Categories
reading

October Reads

I prioritize spooky reads in October for obvious reasons, although I never get through as many as I’d like. Still, the books in this list (with one non-spooky interruption) were worthy of reading during the most haunted month of the year.

Categories
Teaching writing

“Being There: Education in an Emergency” in Lunch Ticket

It’s been a long time since I’ve written about my experiences in education, and the emotional weight of trying to access the feelings of this year kept me from making the effort. But for the Lunch Ticket blog, I wrote about what the pandemic has been like for teachers and students in Texas. It was difficult to reflect on a moment when it feels like education is low on the priority list, but I feel some small relief in sharing it with others who have related. Hopefully our elected officials will start making calls that work against this crisis, and for the sake of each other. You can read it here.

Categories
writing

“The Lone Star” in No Contact Mag

For Issue 13 of No Contact Mag, I wrote about the Texan fear—and my sustained hope—of “turning into” California and how Westerns prove there’s less space between the two than Texas and John Wayne might like. I’m thrilled to be in this magazine, which you can read here.

“The Lone Star” was previously shortlisted for The Forge Literary Magazine‘s Flash Competition. Their encouragement gave me the final push I needed to find this essay a home.

Categories
reading

September Reads

I somehow let my September reads go by, but fear not! I certainly read, though I may have been a little in over my head to reflect.

Categories
reading writing

“Re-mystifying Language” in The Adroit Journal

One of my favorite memoirs published this year, E.J. Koh’s The Magical Language of Others, has stuck with me since I read it in May. I reviewed it for The Adroit Journal, which you can now read here.

I highly recommend this memoir of family, language, and loss.

Categories
reading

August Reads

August was a long month and great for staying in to read far and wide. I took advantage, though I am ready for cooler weather, only so that I can take the books outside for a change.

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reading

July Reads

Hard to believe we’re in the second half of this very long year. In July, I went back to work and started semester reading for my MFA program. Both of those life changes slowed me back down to five books, as well as how much time each of these books demands (in a good way).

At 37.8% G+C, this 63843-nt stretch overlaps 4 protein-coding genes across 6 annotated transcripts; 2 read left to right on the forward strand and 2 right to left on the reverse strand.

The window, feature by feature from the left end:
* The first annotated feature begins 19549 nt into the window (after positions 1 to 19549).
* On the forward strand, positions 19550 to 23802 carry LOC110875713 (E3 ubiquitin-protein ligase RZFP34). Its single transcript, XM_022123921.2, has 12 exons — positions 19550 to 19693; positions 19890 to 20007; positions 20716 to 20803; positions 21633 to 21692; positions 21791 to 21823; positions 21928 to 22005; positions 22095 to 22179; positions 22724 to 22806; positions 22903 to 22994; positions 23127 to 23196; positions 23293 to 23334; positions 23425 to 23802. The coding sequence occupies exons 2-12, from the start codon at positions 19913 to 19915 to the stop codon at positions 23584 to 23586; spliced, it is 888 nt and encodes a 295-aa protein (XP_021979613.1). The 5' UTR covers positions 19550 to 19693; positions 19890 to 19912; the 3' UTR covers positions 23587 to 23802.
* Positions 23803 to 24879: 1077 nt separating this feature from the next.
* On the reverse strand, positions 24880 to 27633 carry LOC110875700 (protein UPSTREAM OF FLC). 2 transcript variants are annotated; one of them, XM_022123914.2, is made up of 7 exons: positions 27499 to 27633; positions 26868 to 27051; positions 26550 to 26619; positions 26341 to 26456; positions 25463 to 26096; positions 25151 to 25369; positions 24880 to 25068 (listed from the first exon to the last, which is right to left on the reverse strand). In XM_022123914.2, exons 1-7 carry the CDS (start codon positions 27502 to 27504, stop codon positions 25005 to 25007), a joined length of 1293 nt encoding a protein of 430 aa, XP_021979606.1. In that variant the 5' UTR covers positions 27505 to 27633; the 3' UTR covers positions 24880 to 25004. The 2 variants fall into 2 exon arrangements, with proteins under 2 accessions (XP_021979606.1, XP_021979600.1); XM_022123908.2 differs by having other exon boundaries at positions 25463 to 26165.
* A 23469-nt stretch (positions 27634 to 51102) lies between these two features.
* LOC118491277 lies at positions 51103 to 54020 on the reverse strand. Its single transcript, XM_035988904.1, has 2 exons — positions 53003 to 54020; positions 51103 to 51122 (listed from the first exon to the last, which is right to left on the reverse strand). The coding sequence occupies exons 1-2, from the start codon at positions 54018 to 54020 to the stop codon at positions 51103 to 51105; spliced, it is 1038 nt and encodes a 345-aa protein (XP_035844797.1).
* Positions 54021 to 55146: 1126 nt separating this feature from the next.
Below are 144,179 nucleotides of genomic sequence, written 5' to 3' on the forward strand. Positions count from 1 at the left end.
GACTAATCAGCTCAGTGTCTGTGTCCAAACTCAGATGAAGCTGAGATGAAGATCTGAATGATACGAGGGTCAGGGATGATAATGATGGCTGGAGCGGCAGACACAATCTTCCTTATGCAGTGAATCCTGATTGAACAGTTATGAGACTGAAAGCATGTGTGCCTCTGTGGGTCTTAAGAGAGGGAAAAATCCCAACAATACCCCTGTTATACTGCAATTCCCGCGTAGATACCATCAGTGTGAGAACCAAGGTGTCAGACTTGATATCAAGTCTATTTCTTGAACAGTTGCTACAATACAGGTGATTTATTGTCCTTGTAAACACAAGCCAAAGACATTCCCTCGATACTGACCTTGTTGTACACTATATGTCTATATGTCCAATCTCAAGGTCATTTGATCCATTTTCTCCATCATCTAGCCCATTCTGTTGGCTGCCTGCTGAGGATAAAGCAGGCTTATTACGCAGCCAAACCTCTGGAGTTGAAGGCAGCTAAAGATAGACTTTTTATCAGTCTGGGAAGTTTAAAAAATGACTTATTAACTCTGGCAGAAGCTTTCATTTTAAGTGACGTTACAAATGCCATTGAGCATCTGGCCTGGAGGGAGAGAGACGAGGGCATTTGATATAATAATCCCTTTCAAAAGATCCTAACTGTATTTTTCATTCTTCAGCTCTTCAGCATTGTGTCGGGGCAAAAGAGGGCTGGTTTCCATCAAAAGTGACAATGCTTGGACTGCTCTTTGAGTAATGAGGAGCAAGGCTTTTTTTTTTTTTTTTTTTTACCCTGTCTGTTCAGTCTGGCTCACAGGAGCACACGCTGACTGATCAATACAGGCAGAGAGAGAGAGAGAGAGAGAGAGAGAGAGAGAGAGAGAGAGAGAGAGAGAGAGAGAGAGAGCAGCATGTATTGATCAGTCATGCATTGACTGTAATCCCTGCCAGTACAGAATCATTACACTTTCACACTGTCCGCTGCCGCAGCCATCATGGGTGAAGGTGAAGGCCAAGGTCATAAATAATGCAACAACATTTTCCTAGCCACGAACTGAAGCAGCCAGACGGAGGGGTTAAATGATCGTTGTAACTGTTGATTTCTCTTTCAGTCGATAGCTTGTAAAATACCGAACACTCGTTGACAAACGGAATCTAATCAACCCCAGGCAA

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reading

June Reads

My monthly reading average jumped in June, including two by activist and abolitionist Angela Y. Davis, both of which I covered in my anti-racist reading series. I started my MFA at Antioch University, where the residency was on Zoom for ten consecutive days. Instead of slowing me down, I was happy to sit with a book in place of a screen at the end of each day, and I was especially happy to read the books discussed below.

Categories
Music

half life (a 2020 playlist)

“Half of my whole life is gone,” Perfume Genius sings at the outset of his fifth album, Set My Heart On Fire Immediately. 2020 sometimes feels a bit like that, but I hope you’re safe, well, staying home when possible, learning antiracism, and putting it into daily reflection and practice.

I wait until the end of each year to share reflections on the music that sees me through, but I felt especially compelled to make a playlist at the halfway mark this time around. So, here it is: one song from each of the 25 projects I’ve loved so far. I hope you find something to see you through as well.

Categories
reading

What to Read Next: Anti-Racism and Abolition

Since my last post on recommended books on racism, more Black Americans have been killed by and within racist institutions: Rayshard Brooks, Riah Milton, Dominique “Rem’Mie” Fells, and Robert Fuller, among others, should be alive today. I am a firm believer that white people should educate ourselves and reach out to educate other white Americans, and in that spirit I have been sharing what I have learned from books authored by Black writers. I encourage you to purchase the books from Black-owned bookstores and to not simply stop at reading the books, but to allow the books to compel you to action within your spheres of influence.

This week, I am recommending books on abolition. To be clear, I have not read books that specifically address defunding the police, but once the phrase came across my social media feed, I began to think back on what I’ve read about abolition, as well as sought out a few titles from my to-read shelf in order to think through this current moment.

I am seeking to educate myself on what it would take to attain an “abolition democracy,” the term W.E.B. Du Bois coined during America’s Reconstruction Era to argue that slavery would not truly be eradicated in the U.S. until institutions were put in place to genuinely incorporate Black Americans into the nation’s conception of democracy. I credit Angela Y. Davis with articulating this notion, and several of her books are described below. State, local, and federal funding must be invested in community solutions that address racism and other social ills (homophobia, transphobia, sexism, classism, and so on), and our current system of overfunding systems designed for punishment must change. I have arrived at this belief because of the books and resources listed below.